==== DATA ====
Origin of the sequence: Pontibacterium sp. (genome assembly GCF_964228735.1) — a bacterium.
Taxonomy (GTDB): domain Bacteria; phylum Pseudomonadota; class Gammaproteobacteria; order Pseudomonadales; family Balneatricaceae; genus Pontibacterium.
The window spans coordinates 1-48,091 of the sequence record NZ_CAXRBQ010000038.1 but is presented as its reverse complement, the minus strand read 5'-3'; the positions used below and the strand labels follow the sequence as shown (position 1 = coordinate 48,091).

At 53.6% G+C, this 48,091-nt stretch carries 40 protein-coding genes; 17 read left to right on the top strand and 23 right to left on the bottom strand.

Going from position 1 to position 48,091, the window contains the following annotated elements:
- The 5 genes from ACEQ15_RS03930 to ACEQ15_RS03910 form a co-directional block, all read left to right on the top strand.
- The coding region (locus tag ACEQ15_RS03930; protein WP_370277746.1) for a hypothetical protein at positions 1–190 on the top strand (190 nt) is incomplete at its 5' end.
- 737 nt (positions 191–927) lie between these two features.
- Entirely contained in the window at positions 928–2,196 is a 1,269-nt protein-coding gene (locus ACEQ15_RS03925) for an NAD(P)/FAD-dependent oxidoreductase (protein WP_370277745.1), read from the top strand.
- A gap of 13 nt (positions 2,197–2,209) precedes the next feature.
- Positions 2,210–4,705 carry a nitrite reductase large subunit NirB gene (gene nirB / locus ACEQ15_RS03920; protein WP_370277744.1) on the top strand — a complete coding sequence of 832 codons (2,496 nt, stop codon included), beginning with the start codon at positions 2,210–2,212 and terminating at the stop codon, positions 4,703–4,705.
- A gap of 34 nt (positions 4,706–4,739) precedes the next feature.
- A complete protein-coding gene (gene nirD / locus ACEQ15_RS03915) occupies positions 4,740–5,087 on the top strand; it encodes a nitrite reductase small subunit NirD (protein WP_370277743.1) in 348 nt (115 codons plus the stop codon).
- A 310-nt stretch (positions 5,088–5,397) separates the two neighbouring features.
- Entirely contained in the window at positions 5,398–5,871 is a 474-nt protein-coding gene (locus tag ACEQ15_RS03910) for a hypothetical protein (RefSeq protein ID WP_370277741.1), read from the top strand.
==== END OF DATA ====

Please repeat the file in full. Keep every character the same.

Origin of the sequence: Pontibacterium sp. (genome assembly GCF_964228735.1) — a bacterium.
Taxonomy (GTDB): domain Bacteria; phylum Pseudomonadota; class Gammaproteobacteria; order Pseudomonadales; family Balneatricaceae; genus Pontibacterium.
The window spans coordinates 1-48,091 of the sequence record NZ_CAXRBQ010000038.1 but is presented as its reverse complement, the minus strand read 5'-3'; the positions used below and the strand labels follow the sequence as shown (position 1 = coordinate 48,091).

At 53.6% G+C, this 48,091-nt stretch carries 40 protein-coding genes; 17 read left to right on the top strand and 23 right to left on the bottom strand.

Going from position 1 to position 48,091, the window contains the following annotated elements:
- The 5 genes from ACEQ15_RS03930 to ACEQ15_RS03910 form a co-directional block, all read left to right on the top strand.
- The coding region (locus tag ACEQ15_RS03930; protein WP_370277746.1) for a hypothetical protein at positions 1–190 on the top strand (190 nt) is incomplete at its 5' end.
- 737 nt (positions 191–927) lie between these two features.
- Entirely contained in the window at positions 928–2,196 is a 1,269-nt protein-coding gene (locus ACEQ15_RS03925) for an NAD(P)/FAD-dependent oxidoreductase (protein WP_370277745.1), read from the top strand.
- A gap of 13 nt (positions 2,197–2,209) precedes the next feature.
- Positions 2,210–4,705 carry a nitrite reductase large subunit NirB gene (gene nirB / locus ACEQ15_RS03920; protein WP_370277744.1) on the top strand — a complete coding sequence of 832 codons (2,496 nt, stop codon included), beginning with the start codon at positions 2,210–2,212 and terminating at the stop codon, positions 4,703–4,705.
- A gap of 34 nt (positions 4,706–4,739) precedes the next feature.
- A complete protein-coding gene (gene nirD / locus ACEQ15_RS03915) occupies positions 4,740–5,087 on the top strand; it encodes a nitrite reductase small subunit NirD (protein WP_370277743.1) in 348 nt (115 codons plus the stop codon).
- A 310-nt stretch (positions 5,088–5,397) separates the two neighbouring features.
- Entirely contained in the window at positions 5,398–5,871 is a 474-nt protein-coding gene (locus tag ACEQ15_RS03910) for a hypothetical protein (RefSeq protein ID WP_370277741.1), read from the top strand.